Wednesday, September 2, 2009

Liberty heights: 19 new floors of residential for FiDi (why, oh why...)

Nothing seemed to be going on at the boarded up 67 Liberty St. between Broadway and Nassau Street in the Financial District for some time. Then, as a tipster noted this week, "they're adding floors rapidly."

Indeed, the former five-story office building is being converted to residences. Oh, not just the existing five floors -- developer Ron Shoshany is adding 14 stories to the structure. Work was approved for this spot in September 2004.

In any event, we just can't imagine how this is going to look... aside from really out of place. For starters, 65 Liberty Street next door is the former Chamber of Commerce of the State of New York. (Now home to the International Commercial Bank of China.) It's a A Beaux Arts landmark erected in 1901. A faux-op for next door then.

By the way, Joseph P. Day, real estate auctioneer and broker, bought 67 Liberty for his business in July 1919.

UPDATE: I found a rendering over at Newman Design.

As the copy there reads:

"Located in lower Manhattan, 67 Liberty Street Condos is a 19 story luxury residential rental building. The property was converted from a five-story commercial building into a 19 floor residence through creative application of zoning regulations. The design plan retained the skin on the first five stories, thus preserving the existing zoning, setbacks and utilizing the maximum FAR. As a result of the building’s narrow architecture, an interior scissor stair was designed."


ShatteredMonocle said...

May not be the most tasteful addition, but better this than tearing down and replacing it.

Laura Goggin Photography said...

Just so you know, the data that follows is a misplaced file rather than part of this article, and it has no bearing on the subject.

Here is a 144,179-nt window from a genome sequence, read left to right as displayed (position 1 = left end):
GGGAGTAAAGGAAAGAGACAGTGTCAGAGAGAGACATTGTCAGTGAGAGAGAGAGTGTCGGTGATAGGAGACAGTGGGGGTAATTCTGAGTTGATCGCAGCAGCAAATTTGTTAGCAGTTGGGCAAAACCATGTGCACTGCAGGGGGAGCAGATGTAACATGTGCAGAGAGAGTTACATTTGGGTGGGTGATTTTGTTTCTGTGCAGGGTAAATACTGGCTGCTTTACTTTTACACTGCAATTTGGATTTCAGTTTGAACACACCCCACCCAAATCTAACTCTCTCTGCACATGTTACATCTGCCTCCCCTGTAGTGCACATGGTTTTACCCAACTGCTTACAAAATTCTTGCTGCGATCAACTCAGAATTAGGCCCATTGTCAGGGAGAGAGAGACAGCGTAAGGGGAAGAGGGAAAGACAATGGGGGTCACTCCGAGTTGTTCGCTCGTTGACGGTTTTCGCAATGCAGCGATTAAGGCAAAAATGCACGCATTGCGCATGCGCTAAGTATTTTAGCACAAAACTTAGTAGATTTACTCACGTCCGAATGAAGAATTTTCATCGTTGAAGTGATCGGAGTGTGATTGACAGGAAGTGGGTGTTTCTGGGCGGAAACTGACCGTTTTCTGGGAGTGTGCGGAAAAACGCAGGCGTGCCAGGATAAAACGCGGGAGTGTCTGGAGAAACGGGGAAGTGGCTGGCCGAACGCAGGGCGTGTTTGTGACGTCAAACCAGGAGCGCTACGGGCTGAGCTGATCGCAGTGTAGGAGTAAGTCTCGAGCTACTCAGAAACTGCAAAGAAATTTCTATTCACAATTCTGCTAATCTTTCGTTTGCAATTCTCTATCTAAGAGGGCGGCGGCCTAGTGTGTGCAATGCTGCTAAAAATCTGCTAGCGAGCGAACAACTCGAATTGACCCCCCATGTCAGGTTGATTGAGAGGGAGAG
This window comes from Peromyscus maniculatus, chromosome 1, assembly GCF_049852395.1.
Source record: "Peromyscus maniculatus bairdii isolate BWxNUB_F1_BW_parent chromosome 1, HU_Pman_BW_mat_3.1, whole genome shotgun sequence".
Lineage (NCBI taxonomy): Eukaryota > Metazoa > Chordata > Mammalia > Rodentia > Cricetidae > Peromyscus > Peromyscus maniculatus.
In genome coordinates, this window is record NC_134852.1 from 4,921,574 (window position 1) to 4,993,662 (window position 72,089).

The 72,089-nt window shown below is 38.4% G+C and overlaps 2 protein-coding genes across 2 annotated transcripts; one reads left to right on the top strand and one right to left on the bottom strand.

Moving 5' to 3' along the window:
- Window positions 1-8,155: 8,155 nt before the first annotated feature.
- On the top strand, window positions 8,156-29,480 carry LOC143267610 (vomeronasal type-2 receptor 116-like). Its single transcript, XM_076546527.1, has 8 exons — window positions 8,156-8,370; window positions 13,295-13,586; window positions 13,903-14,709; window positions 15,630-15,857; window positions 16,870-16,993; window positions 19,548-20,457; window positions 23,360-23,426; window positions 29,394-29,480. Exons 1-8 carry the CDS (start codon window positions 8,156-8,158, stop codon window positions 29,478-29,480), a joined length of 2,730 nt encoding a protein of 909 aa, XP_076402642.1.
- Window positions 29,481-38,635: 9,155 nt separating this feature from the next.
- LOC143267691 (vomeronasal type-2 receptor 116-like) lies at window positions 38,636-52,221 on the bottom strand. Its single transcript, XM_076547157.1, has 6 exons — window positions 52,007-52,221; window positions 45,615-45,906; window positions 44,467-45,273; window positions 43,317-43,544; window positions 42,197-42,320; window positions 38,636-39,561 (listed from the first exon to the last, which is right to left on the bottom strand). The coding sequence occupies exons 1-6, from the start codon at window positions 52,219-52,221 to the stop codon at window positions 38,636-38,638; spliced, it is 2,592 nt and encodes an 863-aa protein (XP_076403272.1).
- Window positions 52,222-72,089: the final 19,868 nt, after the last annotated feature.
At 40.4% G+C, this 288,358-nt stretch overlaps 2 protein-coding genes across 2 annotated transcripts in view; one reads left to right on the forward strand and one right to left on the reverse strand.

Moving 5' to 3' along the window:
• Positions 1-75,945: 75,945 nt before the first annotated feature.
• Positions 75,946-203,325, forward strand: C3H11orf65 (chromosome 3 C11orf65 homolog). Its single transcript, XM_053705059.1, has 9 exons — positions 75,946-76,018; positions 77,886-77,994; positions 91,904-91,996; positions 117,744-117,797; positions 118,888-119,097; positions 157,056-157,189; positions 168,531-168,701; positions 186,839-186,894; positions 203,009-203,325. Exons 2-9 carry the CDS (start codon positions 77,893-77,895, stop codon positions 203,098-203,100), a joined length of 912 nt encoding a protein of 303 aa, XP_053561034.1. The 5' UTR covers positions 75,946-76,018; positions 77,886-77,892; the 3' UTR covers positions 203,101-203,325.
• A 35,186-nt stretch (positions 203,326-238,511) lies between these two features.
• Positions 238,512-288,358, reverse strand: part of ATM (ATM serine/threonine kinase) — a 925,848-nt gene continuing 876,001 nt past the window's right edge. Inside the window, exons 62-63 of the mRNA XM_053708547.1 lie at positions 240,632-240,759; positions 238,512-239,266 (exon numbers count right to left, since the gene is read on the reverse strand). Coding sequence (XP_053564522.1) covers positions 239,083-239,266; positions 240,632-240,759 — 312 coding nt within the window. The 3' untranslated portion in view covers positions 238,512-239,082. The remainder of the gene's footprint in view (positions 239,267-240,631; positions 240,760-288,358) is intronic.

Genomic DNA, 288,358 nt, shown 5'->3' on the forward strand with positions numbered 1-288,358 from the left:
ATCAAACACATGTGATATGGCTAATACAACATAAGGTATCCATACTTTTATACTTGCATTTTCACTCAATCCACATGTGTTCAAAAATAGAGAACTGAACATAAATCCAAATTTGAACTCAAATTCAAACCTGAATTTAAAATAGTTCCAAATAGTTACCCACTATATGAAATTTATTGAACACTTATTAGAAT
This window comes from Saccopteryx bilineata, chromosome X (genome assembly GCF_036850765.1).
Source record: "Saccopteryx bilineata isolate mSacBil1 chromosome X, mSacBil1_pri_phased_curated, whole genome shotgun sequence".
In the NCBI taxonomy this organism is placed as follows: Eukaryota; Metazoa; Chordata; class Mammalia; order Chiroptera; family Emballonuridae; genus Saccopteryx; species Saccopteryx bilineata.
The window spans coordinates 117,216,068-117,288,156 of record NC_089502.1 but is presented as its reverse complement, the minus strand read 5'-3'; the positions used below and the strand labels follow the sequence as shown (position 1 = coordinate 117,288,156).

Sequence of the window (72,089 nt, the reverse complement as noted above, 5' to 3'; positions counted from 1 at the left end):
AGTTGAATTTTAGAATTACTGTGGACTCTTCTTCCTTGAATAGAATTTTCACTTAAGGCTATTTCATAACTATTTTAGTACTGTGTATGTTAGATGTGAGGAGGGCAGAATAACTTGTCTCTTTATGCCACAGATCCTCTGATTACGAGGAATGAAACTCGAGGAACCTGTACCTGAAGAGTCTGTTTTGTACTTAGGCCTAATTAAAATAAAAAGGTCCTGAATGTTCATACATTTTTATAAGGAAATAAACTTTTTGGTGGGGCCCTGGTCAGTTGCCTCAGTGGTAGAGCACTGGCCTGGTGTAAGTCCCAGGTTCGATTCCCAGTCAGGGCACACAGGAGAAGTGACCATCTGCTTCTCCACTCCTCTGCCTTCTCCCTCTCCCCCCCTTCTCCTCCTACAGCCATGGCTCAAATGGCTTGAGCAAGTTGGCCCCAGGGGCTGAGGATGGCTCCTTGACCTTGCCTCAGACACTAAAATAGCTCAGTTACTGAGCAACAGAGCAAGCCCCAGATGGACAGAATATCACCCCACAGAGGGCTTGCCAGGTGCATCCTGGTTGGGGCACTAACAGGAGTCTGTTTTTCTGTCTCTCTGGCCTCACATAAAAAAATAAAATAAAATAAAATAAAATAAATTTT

The folks in the building on the left (west?) will enjoy having their windows bricked up, I'm sure.

rob said...

Why isn't this a violation of the "sliver" law? According to the "sliver" clause in the zoning text, buildings on lots with a frontage narrower than 40 feet cannot rise higher than the street is wide, or 100 feet high, whichever is lower. The street there is narrow, as I recall and 19 stories is a lot higher than 100 feet.

EV Grieve said...

Indeed, Rob. I'd like to know more about the "creative application of zoning regulations" part mentioned on the architect's Web site.

Unknown said...

because the sliver law only applies in residential districts.

Anonymous said...

Just went by there this morning, there are 2 unions (laborers and carpenters I believe) with large blow up rats protesting this job - they're all blowing whistles constantly, it's an interesting scene

FiDi Do-Gooder said...

Work started again a few weeks ago. Now it is almost up to the 15th Goggla points out, we in the building being walled up are NOT happy! Many of those who lose 100% of their view are lawyers. Maybe they will sue.